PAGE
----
In sum, Del Marr is inapposite and under the plain meaning of LE § 9–633, the employer shall be credited with “compensation previously awarded and paid.” The word “compensation” means “money payable” as defined in LE § 9–101. Therefore, we hold that when crediting an Employer/Insurer for payments made under an award after the award is modified on appeal, credit should be given for the total dollars paid, not the total weeks paid.
IN CASES NO. 82 AND 91, JUDGMENT OF THE COURT OF SPECIAL APPEALS AFFIRMED, COSTS TO BE PAID BY EMPLOYERS W.R. GRACE & CO AND FLORIDA ROCK INDUSTRIES, INC.
IN CASE NO. 92, JUDGMENT FOR THE CIRCUIT COURT FOR BALTIMORE CITY REVERSED, WITH INSTRUCTIONS TO REVERSE THE COMMISSION AND COMPEL CREDITING ON THE BASIS OF TOTAL DOLLARS PAID. COSTS TO BE PAID BY EMPLOYER RENT–A–CENTER.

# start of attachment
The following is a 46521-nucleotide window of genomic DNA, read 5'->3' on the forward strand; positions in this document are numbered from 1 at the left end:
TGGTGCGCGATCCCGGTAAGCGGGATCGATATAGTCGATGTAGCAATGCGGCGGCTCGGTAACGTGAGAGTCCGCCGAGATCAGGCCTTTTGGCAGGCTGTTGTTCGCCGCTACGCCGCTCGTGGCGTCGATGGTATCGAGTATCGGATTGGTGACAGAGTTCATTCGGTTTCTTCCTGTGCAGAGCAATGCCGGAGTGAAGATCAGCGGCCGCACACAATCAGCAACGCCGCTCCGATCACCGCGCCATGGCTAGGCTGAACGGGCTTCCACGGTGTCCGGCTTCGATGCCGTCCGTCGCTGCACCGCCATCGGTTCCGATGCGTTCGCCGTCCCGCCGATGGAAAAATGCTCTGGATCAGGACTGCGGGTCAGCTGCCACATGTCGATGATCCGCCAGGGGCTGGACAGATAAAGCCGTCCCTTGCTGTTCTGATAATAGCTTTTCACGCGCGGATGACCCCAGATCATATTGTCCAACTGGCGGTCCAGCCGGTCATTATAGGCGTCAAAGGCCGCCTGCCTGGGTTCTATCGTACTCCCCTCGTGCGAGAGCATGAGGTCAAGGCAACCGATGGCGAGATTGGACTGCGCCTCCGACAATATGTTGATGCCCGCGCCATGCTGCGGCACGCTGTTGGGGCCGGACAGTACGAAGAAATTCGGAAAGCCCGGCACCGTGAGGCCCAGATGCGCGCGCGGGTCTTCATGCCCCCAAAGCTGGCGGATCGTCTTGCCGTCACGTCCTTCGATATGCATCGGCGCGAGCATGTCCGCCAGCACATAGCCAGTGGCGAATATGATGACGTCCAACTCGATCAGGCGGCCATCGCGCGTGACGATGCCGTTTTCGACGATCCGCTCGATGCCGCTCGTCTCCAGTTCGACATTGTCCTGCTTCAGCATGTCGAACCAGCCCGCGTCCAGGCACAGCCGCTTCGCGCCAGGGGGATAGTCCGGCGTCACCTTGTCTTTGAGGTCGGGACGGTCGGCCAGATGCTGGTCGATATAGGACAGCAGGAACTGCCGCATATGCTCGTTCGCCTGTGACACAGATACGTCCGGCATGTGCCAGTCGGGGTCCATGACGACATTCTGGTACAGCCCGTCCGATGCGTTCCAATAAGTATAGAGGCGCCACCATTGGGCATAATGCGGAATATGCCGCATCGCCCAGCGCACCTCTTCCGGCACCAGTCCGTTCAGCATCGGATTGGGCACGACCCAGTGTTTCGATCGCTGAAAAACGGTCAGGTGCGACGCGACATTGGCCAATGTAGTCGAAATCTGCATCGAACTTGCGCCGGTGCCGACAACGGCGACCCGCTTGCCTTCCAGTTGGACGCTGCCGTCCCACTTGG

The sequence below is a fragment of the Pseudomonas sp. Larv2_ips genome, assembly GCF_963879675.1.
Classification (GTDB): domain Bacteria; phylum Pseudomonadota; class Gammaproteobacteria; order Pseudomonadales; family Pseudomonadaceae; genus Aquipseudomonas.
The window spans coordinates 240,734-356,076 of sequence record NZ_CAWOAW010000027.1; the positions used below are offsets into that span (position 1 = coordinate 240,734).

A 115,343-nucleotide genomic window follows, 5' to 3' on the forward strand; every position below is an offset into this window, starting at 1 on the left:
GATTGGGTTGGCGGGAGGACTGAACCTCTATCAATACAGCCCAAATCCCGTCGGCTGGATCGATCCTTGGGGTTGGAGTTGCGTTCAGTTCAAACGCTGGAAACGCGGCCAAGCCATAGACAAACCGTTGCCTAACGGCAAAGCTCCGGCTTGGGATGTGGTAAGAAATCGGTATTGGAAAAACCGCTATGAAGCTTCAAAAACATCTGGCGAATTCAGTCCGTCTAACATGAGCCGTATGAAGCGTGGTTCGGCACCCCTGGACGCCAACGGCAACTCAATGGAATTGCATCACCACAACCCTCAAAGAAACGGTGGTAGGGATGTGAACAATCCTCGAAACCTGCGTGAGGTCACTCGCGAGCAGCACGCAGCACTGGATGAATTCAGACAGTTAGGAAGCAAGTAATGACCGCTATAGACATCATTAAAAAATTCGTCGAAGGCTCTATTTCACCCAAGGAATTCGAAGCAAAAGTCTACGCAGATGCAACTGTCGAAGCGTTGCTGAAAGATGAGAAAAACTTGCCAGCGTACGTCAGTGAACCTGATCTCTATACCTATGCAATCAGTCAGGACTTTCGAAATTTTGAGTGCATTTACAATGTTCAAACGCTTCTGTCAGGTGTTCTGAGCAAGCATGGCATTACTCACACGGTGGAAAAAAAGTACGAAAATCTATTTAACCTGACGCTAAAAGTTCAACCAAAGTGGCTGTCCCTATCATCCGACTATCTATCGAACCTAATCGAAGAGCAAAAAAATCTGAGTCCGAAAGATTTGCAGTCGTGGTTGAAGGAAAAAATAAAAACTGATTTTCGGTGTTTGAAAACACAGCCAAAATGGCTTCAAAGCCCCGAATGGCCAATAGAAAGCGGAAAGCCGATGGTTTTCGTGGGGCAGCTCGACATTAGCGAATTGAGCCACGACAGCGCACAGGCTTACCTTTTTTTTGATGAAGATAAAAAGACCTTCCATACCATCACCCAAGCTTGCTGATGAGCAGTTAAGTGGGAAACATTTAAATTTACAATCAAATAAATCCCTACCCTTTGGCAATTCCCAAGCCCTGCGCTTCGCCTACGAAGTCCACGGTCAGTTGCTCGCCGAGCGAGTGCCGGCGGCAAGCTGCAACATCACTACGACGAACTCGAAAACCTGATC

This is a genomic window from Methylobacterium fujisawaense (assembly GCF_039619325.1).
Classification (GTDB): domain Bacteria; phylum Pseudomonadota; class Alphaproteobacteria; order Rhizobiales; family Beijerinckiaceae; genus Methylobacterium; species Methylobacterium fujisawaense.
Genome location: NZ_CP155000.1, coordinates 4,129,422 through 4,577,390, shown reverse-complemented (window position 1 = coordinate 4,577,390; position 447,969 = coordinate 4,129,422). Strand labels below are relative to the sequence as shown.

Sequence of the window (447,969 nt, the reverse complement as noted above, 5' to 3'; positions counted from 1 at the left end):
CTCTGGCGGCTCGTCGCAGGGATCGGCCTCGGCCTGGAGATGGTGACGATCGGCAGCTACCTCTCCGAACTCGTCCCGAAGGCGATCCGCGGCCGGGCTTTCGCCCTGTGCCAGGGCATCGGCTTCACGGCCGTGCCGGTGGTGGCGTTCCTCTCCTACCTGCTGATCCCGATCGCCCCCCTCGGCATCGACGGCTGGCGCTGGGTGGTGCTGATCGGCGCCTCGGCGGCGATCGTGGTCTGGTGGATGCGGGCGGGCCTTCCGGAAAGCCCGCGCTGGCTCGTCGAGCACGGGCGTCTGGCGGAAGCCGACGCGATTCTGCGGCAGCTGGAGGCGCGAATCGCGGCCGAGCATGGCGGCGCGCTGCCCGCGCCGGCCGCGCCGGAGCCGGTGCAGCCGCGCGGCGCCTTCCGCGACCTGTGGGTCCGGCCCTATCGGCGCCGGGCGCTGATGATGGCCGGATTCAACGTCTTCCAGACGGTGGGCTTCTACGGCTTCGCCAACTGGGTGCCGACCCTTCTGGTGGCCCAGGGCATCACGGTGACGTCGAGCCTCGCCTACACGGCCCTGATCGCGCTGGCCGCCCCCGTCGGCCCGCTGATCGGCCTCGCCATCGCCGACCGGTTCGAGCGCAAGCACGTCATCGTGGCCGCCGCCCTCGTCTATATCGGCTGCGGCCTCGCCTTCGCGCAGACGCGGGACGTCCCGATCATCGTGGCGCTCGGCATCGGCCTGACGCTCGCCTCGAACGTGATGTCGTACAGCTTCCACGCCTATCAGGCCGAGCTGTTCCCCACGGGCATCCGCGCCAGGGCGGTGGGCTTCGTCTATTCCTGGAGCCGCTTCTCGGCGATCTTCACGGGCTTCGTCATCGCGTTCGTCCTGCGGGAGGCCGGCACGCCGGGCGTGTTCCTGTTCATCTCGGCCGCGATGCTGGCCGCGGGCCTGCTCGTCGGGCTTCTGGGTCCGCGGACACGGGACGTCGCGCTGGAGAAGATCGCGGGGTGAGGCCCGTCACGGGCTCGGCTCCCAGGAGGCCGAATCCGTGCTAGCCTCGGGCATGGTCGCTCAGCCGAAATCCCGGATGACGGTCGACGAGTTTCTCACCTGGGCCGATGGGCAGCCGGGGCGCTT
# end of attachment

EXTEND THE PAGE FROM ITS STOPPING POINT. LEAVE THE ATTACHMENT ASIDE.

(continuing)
1. In each case, the employer's insurer is a co-party with the employer. Although our resolution of this case will have ramifications for the respective insurers, we shall focus our analysis on the relationship between the Employers and the Workers.
2. Discussed infra.
3. This article provides:Reversal or change in compensation.If an award of permanent partial disability compensation is reversed or modified by a court on appeal, the payment of any new compensation awarded shall be:(1) subject to a credit for compensation previously awarded and paid; and(2) otherwise made in accordance with this [sic] Part IV of this subtitle.Md.Code (1991, 2008 Repl.Vol.), § 9–633 of the Labor and Employment Article.